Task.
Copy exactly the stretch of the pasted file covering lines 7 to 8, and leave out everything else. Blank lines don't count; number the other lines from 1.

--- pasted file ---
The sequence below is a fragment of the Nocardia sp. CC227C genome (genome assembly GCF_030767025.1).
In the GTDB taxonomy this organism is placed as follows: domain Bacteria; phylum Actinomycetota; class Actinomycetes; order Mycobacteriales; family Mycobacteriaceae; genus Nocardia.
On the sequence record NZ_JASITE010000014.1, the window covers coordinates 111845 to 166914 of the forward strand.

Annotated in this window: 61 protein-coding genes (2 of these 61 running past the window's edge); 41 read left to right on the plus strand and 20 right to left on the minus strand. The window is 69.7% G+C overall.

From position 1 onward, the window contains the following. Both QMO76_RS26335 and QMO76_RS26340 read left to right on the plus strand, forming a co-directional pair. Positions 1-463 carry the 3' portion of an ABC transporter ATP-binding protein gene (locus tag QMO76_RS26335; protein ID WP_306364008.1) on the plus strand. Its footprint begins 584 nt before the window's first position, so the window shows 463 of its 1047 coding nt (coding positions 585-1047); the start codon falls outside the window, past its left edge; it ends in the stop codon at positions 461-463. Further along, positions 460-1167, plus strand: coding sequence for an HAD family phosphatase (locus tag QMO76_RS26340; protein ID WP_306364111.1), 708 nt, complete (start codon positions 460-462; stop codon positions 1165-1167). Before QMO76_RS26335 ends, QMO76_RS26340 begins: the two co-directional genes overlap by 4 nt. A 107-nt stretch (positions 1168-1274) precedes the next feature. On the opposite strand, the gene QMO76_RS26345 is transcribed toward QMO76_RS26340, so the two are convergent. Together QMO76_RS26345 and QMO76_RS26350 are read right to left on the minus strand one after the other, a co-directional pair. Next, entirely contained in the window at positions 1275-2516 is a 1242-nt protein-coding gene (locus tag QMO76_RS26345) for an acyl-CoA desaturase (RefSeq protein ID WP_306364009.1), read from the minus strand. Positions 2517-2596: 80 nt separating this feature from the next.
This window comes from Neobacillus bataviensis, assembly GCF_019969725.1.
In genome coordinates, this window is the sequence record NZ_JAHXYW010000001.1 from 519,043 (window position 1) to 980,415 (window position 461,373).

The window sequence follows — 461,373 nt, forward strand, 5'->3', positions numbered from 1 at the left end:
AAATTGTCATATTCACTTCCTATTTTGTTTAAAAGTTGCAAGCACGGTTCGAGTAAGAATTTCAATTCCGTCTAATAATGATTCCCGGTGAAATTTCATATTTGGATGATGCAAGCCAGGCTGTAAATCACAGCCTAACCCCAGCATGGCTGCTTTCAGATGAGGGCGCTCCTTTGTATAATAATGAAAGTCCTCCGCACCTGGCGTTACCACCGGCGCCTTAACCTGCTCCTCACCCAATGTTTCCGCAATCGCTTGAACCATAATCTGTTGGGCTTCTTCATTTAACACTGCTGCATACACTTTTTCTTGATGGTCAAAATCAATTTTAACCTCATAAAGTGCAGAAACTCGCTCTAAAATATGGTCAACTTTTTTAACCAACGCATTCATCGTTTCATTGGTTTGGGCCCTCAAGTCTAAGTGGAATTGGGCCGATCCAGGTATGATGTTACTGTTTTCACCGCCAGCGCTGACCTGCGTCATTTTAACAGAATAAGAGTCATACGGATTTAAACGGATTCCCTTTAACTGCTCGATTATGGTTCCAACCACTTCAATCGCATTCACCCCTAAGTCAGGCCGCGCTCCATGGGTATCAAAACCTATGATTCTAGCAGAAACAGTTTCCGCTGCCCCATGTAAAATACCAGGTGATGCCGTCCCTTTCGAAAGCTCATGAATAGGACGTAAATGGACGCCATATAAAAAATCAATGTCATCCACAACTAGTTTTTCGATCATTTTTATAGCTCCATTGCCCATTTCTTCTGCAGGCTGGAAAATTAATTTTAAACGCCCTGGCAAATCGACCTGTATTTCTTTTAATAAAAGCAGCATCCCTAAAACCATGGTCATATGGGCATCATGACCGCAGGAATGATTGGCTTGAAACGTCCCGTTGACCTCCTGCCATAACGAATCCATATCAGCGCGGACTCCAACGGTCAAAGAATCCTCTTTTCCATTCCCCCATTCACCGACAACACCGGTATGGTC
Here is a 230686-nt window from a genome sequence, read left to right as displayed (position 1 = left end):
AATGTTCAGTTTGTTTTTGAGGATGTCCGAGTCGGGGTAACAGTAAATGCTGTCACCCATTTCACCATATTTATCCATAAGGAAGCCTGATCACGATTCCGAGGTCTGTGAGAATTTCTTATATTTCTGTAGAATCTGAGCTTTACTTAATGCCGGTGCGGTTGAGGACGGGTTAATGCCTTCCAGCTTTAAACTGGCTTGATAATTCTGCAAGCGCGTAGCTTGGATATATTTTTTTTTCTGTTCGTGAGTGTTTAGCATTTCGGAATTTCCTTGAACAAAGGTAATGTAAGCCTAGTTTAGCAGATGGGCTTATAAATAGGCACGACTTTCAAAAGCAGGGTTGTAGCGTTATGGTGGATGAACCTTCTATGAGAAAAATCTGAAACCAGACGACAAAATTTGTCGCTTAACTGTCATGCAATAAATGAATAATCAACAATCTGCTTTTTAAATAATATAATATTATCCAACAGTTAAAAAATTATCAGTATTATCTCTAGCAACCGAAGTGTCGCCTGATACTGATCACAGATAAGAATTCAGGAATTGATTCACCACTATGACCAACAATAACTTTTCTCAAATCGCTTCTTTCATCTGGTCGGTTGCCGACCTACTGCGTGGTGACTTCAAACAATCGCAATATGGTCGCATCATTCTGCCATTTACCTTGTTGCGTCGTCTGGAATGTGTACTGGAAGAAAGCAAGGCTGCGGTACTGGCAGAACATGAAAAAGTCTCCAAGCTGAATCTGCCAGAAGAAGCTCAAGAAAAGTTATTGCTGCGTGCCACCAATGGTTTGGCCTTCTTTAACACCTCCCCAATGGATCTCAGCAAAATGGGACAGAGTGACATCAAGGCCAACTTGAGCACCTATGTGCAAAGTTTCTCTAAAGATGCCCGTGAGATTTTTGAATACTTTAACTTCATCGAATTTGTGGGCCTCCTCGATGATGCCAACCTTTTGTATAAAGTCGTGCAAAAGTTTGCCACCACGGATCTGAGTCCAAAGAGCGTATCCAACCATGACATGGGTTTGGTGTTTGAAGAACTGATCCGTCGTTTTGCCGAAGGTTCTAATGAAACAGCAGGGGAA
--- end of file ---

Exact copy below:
In genome coordinates, this window is the sequence record NZ_JAHXYW010000001.1 from 519,043 (window position 1) to 980,415 (window position 461,373).

The window sequence follows — 461,373 nt, forward strand, 5'->3', positions numbered from 1 at the left end: